How I reinforced gender hierarchy when I was a student.

I was driving a few students off campus for dinner last week, and for some reason, I started talking about how I behaved as a student. Almost boasting, I described how my group of friends and I, thinking that we were way more clever than we actually were, would derail classes with our wit obnoxious, self-centered interruptions. I was perceived as reticent by most of my teachers, so I never shouldered any blame for the disruptive behavior; I reveled in this “glory.”

Then, pausing further in my reflections, the teachers we messed around with most started appearing in my mind. I was dumbstruck by the trend: all women. There we were, students and teachers alike, all engaged in a terrible game of enacting traditional gender hierarchy. I can’t say what my teachers thought about it, or if they ever considered the role of gender politics in our orientation toward them, but I know my friends (male and female…and maybe other gender categories) and I certainly weren’t aware of it; it being how we dumbly followed the roles we’d been socialized into. We never dared to question or interfere with our male teachers’ work, and only now do I understand that our obedience was ensured by simple socialization, which isn’t to excuse our responsibility in any way but to offer some means of understanding it.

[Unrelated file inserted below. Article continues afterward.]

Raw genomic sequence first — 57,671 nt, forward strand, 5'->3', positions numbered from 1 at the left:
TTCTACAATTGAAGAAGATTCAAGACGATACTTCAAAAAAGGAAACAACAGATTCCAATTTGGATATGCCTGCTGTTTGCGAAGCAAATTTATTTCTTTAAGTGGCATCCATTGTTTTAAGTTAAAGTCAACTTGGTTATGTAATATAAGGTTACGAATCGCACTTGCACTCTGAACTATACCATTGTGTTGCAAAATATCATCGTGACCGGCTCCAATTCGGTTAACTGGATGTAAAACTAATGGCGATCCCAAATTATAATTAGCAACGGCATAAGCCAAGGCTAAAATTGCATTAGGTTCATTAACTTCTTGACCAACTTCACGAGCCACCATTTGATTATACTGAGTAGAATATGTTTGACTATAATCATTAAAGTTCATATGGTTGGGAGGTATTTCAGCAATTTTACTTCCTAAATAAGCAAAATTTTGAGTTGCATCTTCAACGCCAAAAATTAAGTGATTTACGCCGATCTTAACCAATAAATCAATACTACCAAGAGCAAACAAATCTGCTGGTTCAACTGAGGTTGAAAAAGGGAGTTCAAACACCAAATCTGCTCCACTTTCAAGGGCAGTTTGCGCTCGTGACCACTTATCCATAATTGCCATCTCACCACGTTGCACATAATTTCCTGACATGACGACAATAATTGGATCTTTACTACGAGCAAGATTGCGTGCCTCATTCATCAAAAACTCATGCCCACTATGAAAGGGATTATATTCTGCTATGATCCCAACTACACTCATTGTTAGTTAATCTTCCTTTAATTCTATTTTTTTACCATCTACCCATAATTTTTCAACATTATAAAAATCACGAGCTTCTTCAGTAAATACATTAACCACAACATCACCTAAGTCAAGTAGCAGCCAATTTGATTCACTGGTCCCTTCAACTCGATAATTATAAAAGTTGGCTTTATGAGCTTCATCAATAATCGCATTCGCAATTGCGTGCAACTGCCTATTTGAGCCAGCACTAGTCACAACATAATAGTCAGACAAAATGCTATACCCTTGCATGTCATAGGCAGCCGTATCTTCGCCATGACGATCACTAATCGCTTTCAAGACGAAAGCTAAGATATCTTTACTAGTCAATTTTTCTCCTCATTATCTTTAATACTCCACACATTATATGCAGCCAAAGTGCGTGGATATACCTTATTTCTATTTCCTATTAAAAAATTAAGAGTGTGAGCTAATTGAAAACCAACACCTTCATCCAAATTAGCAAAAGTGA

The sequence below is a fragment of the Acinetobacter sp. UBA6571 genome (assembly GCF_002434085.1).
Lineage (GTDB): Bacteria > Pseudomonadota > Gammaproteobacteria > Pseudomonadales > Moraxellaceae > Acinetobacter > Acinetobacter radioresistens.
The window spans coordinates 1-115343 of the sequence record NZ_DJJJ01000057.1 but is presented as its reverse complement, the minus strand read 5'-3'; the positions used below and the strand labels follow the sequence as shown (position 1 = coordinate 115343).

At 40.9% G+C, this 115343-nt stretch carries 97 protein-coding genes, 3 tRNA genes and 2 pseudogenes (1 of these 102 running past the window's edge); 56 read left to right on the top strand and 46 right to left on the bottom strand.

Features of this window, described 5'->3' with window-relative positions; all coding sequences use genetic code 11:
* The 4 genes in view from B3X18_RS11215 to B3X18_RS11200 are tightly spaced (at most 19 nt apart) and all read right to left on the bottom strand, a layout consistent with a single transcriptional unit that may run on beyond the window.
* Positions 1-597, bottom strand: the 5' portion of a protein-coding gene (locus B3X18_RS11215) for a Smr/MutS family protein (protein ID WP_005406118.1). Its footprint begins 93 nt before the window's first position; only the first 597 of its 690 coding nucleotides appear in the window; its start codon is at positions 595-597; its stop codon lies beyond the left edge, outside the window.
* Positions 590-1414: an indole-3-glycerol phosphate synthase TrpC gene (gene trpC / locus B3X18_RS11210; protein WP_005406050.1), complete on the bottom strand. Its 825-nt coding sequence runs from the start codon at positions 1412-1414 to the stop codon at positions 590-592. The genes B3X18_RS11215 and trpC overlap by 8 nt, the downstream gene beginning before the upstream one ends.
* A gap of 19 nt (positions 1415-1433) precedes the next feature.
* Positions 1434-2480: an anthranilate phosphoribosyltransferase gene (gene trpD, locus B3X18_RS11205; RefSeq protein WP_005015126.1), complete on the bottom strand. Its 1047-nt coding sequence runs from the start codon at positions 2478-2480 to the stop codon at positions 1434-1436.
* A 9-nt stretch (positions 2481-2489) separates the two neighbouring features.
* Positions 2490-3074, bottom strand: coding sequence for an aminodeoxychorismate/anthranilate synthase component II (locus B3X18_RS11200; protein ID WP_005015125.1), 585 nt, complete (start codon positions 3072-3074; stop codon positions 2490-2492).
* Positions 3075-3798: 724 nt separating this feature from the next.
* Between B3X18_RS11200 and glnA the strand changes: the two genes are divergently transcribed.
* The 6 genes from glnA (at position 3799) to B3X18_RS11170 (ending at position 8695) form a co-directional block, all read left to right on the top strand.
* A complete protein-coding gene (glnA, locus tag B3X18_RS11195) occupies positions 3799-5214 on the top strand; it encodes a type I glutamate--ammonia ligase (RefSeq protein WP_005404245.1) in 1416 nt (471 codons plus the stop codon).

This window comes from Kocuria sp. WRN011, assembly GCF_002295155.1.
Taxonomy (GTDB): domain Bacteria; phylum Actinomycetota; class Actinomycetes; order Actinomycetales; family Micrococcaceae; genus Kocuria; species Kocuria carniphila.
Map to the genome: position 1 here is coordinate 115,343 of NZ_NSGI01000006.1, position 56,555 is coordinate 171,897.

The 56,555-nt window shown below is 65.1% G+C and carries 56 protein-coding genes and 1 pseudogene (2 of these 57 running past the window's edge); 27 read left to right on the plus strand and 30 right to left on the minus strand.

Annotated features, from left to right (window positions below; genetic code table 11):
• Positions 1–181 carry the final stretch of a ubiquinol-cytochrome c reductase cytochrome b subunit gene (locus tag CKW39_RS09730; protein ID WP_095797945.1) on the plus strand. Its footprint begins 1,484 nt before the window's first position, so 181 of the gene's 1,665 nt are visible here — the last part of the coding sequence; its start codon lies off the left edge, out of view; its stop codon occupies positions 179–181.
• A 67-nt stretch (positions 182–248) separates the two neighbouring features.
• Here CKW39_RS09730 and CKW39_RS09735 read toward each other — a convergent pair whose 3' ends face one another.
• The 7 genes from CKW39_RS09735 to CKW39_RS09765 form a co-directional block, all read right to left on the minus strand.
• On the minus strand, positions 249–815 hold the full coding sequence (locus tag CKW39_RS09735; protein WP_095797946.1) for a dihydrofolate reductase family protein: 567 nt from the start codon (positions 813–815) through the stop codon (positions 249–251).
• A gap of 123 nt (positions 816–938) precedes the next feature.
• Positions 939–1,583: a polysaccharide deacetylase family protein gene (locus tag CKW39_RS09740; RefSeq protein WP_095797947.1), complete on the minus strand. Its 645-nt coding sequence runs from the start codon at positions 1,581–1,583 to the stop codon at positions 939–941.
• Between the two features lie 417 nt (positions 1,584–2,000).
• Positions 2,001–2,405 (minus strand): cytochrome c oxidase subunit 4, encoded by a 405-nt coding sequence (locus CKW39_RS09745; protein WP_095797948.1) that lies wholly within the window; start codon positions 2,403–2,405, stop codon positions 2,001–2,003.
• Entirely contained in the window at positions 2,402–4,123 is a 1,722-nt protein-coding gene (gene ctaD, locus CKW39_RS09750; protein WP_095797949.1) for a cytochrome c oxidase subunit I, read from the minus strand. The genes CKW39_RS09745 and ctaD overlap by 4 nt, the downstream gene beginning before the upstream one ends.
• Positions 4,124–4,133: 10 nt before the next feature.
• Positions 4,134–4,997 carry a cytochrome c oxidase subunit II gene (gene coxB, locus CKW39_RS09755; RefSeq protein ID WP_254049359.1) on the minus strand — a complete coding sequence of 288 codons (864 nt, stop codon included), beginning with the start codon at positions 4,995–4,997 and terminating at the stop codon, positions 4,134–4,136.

At the time, we likely internalized our “good” behavior around male teachers as a result of each of their individual authority, not due to power that they blindly inherited and we duly followed. As for what we thought about how we acted around female teachers? That’s part of the issue. We never stopped to think. We never had to. And why would we? No one, least of all the teachers we were challenging, ever said anything. Who’s to blame for such ignorance? How do we hold each other accountable for outmoded mental models if we can’t even be woken up to their foundational influence in the first place? Where was our enlightened savior, the one who had left our stupid little cave and knew better? Why couldn’t one of us have been that escaped prisoner?

Expressing shame and guilt won’t get me or my former teachers anywhere, but I did feel these things as soon as I recognized the pattern of how I participated in mistreating women when I was a student. I didn’t respect their authority; I suppose I imagined they never really had any. I regret this, but I can’t change it. Still, I’m sorry to all those teachers, and I’m sorry to all my female friends who were subjugated to our stupidity. Beyond a likely trivial apology, what I can do now is make it so my students are aware of potentially similar behavior, and not just as it relates to gender. Raising their awareness about power and privilege in all its intersectional forms is and remains my pedagogical goal. I’m sure I’m missing something significant in the process, but I’ll keep my eyes open for the ways in which I might still be perpetuating oppression (that social Hydra which seems to grow another head whenever we start to cut one off).

I often wonder: what will people decades from now point out in our current social climate as profoundly ignorant? Are we doing enough to bring that ignorance to light?

1 Comment

  1. dasfuller

    Wait. I’m a little confused here. What exactly were you doing to “reinforce gender hierarchy?”


Leave a Comment

Your email address will not be published. Required fields are marked *